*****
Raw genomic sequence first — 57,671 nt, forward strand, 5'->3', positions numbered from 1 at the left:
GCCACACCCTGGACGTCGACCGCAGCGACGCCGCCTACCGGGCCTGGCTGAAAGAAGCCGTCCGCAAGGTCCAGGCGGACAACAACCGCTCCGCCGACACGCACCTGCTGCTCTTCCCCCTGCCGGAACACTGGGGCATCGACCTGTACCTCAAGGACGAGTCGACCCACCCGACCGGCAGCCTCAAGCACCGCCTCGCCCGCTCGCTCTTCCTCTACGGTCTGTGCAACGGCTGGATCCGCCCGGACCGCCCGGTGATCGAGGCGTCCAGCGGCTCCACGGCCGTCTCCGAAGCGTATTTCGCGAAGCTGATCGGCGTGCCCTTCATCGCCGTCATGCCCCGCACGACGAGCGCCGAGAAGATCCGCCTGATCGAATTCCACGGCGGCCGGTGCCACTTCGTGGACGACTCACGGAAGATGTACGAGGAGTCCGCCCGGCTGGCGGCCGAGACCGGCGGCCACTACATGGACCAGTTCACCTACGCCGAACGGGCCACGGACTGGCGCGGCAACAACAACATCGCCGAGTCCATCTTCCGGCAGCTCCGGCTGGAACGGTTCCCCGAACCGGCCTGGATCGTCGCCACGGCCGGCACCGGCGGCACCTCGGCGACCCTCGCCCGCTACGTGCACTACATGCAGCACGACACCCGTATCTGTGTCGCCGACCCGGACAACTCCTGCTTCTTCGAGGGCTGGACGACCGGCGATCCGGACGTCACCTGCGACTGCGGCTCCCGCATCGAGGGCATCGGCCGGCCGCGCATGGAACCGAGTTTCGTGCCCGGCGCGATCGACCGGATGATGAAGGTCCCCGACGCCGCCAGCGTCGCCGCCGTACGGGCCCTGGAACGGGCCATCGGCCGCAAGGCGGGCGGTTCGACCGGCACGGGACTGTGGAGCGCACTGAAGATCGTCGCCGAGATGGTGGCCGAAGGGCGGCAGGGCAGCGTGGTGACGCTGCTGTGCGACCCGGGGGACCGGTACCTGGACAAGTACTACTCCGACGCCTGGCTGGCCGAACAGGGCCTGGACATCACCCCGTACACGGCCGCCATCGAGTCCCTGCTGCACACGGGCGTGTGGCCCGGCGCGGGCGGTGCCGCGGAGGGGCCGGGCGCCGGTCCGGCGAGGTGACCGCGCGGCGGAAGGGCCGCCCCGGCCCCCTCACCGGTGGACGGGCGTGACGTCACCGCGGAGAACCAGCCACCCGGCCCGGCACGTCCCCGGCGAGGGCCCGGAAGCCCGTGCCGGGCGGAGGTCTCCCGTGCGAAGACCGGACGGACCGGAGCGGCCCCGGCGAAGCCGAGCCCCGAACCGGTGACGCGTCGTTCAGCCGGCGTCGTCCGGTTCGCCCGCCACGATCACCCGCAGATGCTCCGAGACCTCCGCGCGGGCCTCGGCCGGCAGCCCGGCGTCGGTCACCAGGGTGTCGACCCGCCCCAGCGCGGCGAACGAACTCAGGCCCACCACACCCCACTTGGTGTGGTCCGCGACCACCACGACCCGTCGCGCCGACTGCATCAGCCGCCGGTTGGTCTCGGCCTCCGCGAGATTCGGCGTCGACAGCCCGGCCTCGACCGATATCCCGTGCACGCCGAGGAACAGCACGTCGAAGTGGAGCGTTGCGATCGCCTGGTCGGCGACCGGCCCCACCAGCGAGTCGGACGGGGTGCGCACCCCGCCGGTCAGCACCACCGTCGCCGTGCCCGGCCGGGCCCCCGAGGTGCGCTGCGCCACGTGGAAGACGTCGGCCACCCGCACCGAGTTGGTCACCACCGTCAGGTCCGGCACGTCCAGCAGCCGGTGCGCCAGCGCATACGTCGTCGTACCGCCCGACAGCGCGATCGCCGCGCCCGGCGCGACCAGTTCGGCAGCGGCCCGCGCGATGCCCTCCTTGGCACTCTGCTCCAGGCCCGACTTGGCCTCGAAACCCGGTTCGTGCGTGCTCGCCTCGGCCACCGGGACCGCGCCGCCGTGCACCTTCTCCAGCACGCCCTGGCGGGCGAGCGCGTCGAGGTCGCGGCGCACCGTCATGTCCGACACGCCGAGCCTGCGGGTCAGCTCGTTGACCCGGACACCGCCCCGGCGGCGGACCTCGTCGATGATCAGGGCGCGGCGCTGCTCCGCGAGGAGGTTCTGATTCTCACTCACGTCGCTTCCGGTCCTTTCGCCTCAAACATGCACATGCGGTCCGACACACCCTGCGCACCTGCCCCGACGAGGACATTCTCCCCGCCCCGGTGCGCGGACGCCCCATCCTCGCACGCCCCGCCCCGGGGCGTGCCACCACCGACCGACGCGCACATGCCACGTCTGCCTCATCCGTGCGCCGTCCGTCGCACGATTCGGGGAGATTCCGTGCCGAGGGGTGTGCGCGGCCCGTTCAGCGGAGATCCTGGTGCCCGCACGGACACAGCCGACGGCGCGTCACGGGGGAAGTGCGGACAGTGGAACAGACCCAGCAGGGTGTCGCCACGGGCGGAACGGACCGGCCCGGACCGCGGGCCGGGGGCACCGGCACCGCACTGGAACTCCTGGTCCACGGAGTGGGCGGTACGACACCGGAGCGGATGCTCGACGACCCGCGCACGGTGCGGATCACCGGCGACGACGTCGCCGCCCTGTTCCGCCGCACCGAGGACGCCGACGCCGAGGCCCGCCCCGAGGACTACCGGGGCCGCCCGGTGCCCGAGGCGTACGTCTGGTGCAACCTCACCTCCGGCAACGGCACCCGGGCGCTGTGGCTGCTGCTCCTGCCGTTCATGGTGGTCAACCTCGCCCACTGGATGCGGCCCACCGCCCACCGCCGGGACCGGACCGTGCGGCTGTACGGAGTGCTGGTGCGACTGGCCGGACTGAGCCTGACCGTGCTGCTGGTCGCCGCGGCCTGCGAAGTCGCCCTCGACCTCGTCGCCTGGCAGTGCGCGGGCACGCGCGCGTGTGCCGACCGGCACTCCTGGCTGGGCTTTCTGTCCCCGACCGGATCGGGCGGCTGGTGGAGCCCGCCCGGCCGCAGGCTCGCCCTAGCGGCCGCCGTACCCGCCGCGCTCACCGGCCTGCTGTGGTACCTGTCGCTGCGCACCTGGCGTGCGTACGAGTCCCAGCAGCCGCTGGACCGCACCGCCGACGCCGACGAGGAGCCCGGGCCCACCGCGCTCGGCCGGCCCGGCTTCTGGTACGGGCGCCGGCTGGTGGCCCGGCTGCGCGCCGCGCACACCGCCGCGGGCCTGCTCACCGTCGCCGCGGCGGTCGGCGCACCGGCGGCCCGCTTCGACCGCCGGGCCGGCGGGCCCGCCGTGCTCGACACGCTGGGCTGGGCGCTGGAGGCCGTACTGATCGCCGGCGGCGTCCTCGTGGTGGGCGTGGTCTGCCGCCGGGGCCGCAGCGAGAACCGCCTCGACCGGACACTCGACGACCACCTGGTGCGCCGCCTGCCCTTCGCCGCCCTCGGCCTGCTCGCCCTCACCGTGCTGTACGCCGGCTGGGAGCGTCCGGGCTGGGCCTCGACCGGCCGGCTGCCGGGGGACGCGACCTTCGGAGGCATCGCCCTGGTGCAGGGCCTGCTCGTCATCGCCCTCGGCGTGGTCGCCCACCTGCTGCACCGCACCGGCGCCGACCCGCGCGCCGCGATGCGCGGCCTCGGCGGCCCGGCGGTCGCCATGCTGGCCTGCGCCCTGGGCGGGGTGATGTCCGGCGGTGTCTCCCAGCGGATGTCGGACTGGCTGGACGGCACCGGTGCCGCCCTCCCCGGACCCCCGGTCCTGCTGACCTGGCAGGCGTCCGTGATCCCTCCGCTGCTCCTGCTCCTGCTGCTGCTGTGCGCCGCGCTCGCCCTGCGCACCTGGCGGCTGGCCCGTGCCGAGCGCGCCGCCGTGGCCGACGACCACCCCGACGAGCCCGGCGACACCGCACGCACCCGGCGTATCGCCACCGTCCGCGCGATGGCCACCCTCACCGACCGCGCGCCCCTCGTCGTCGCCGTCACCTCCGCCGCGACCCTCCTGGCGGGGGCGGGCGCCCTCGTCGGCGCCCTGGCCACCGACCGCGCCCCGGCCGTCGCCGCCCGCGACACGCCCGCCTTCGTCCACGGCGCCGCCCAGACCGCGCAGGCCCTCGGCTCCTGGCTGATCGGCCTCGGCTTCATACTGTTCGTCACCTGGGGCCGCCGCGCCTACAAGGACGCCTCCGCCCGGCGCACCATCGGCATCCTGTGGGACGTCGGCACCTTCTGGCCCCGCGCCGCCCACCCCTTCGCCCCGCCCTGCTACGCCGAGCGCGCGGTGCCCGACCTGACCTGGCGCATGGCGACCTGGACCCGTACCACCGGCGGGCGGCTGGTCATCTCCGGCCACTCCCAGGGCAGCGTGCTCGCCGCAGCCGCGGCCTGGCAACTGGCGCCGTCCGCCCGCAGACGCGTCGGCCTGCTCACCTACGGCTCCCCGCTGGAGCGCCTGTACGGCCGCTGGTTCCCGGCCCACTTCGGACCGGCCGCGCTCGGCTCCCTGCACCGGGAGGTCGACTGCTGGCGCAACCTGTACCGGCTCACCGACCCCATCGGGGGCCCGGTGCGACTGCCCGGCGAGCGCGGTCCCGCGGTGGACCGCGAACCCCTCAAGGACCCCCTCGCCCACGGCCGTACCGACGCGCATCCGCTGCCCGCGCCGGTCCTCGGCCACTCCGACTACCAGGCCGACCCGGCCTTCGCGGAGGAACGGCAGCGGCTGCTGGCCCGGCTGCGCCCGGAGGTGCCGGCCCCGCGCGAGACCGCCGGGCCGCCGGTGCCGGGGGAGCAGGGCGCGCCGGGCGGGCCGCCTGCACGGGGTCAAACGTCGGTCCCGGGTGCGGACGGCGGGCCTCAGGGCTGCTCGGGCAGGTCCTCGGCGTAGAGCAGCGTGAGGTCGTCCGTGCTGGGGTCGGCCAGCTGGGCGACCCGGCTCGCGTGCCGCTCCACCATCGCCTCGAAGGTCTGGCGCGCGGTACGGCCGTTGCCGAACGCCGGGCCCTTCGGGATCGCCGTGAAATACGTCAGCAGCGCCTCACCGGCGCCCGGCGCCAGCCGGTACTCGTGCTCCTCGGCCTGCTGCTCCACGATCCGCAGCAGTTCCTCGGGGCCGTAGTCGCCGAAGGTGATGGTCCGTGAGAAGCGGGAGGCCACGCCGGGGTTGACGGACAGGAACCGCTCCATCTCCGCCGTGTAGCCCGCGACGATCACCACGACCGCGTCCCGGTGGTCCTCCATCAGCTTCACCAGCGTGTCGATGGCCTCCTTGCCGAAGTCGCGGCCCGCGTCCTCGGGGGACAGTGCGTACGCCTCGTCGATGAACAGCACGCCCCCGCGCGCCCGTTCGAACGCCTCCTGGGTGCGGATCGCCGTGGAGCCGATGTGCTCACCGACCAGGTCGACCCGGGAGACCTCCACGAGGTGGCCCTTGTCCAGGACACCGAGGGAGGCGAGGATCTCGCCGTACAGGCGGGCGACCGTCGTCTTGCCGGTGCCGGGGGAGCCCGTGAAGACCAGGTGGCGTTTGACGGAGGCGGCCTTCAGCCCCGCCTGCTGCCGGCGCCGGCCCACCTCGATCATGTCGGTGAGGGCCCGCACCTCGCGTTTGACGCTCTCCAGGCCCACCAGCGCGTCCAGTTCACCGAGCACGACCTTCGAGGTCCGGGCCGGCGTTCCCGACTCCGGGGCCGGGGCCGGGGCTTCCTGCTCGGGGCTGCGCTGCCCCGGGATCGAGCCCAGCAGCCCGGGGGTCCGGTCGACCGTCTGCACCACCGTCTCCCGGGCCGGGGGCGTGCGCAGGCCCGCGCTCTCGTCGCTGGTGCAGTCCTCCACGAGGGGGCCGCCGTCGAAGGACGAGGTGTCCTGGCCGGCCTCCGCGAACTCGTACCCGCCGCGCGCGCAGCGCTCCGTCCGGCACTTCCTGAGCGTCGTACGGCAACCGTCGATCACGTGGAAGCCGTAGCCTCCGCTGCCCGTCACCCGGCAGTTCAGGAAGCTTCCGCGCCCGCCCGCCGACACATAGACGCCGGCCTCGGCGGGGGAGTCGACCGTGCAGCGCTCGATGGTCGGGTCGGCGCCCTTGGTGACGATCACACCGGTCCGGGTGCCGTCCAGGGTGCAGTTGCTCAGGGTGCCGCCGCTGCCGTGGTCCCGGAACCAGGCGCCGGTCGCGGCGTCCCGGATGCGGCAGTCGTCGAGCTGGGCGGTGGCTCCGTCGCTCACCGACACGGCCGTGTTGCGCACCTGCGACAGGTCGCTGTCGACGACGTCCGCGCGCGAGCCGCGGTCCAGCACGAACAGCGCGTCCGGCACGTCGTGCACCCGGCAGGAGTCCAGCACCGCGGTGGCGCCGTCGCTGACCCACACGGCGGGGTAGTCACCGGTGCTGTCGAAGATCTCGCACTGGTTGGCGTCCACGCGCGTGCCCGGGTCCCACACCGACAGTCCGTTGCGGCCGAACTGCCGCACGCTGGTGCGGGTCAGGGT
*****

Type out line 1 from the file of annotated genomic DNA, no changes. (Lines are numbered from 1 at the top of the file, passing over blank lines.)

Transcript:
Raw genomic sequence first — 57,671 nt, forward strand, 5'->3', positions numbered from 1 at the left: